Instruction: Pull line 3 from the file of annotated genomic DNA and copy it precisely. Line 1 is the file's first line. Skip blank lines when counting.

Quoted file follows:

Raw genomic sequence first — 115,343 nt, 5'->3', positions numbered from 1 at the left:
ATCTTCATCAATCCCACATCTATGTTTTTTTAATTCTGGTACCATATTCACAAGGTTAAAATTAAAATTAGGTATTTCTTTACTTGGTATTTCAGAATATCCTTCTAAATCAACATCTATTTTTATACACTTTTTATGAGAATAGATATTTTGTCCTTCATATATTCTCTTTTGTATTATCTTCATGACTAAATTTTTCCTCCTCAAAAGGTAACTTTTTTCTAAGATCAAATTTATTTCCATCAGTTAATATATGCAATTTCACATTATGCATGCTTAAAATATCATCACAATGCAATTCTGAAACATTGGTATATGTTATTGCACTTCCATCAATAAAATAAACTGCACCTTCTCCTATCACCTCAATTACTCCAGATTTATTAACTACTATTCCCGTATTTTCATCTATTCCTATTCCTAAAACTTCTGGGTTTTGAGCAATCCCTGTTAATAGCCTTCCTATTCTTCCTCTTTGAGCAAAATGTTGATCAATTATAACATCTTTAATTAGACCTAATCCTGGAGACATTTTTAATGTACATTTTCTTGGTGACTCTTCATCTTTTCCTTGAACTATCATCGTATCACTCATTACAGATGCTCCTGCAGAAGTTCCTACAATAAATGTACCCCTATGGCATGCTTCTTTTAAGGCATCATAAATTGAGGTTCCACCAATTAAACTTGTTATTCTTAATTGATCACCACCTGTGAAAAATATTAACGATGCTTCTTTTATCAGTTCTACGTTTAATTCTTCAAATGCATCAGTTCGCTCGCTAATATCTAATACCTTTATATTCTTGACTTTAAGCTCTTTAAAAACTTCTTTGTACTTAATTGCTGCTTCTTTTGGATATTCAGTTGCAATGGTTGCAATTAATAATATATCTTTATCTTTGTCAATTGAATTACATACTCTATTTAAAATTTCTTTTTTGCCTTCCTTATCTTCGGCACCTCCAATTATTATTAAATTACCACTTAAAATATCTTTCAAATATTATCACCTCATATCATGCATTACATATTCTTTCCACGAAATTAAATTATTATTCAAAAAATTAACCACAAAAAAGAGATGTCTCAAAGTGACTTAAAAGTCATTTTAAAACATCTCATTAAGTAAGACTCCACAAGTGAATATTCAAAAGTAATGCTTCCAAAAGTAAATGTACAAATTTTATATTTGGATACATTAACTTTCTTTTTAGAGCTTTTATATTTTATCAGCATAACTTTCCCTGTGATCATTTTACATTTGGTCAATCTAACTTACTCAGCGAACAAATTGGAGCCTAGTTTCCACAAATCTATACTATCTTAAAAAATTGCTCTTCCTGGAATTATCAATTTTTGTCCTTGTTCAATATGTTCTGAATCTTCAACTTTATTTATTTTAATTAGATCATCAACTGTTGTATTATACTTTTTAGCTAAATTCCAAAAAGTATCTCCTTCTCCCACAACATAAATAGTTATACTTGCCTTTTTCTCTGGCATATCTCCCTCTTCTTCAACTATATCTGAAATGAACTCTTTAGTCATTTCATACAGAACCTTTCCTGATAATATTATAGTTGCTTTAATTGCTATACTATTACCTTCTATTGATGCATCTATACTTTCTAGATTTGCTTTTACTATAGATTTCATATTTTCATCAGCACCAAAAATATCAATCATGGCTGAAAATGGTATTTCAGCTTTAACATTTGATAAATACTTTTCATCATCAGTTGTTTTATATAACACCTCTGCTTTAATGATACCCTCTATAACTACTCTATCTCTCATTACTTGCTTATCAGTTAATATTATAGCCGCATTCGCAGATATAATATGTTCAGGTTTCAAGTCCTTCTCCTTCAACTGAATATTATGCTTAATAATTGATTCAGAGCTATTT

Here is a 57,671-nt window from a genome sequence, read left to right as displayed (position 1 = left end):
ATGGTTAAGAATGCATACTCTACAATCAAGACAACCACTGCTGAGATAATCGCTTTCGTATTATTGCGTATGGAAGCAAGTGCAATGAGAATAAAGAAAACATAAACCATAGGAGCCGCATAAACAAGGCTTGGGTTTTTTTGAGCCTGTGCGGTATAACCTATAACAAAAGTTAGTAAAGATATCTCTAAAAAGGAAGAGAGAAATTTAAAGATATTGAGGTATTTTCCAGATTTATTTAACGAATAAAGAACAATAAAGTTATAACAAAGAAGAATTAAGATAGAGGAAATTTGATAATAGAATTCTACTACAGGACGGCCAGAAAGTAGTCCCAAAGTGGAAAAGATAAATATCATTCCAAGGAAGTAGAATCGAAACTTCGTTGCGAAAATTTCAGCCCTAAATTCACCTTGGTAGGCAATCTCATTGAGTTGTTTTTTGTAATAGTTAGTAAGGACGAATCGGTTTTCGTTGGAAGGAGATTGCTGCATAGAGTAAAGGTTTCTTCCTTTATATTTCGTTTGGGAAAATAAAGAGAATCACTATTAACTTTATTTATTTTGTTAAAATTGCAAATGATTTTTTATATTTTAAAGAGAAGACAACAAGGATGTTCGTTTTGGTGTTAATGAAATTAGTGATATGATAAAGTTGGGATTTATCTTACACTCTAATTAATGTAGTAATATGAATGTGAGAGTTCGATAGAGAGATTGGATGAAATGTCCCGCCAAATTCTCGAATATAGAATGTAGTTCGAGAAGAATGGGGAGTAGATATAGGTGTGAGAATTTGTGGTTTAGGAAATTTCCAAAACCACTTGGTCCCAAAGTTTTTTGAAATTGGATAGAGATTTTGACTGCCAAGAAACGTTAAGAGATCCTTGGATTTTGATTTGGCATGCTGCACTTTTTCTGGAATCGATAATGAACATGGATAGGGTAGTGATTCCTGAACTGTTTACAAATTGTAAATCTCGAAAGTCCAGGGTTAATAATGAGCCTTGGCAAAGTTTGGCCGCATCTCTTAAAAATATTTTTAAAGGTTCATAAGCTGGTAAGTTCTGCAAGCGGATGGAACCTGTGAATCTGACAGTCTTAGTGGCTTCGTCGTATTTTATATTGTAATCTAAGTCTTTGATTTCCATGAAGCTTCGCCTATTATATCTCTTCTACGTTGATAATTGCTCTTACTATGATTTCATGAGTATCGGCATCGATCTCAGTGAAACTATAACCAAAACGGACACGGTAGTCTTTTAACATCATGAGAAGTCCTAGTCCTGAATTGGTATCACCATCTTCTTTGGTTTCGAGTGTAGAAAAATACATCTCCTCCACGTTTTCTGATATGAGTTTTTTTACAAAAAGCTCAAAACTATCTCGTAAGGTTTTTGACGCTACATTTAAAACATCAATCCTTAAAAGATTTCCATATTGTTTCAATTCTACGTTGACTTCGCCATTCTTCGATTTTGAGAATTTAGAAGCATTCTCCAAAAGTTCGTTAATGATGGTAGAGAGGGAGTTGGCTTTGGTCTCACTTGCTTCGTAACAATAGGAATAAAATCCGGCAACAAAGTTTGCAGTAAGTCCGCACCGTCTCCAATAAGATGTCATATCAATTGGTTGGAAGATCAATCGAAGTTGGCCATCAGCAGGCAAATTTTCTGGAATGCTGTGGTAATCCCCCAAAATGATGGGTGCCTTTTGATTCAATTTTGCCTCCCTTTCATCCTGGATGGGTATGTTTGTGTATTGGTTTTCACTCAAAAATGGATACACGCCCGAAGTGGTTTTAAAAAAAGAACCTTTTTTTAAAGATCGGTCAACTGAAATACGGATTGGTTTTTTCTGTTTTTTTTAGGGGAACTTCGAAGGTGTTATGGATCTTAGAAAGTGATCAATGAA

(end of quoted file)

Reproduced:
Here is a 57,671-nt window from a genome sequence, read left to right as displayed (position 1 = left end):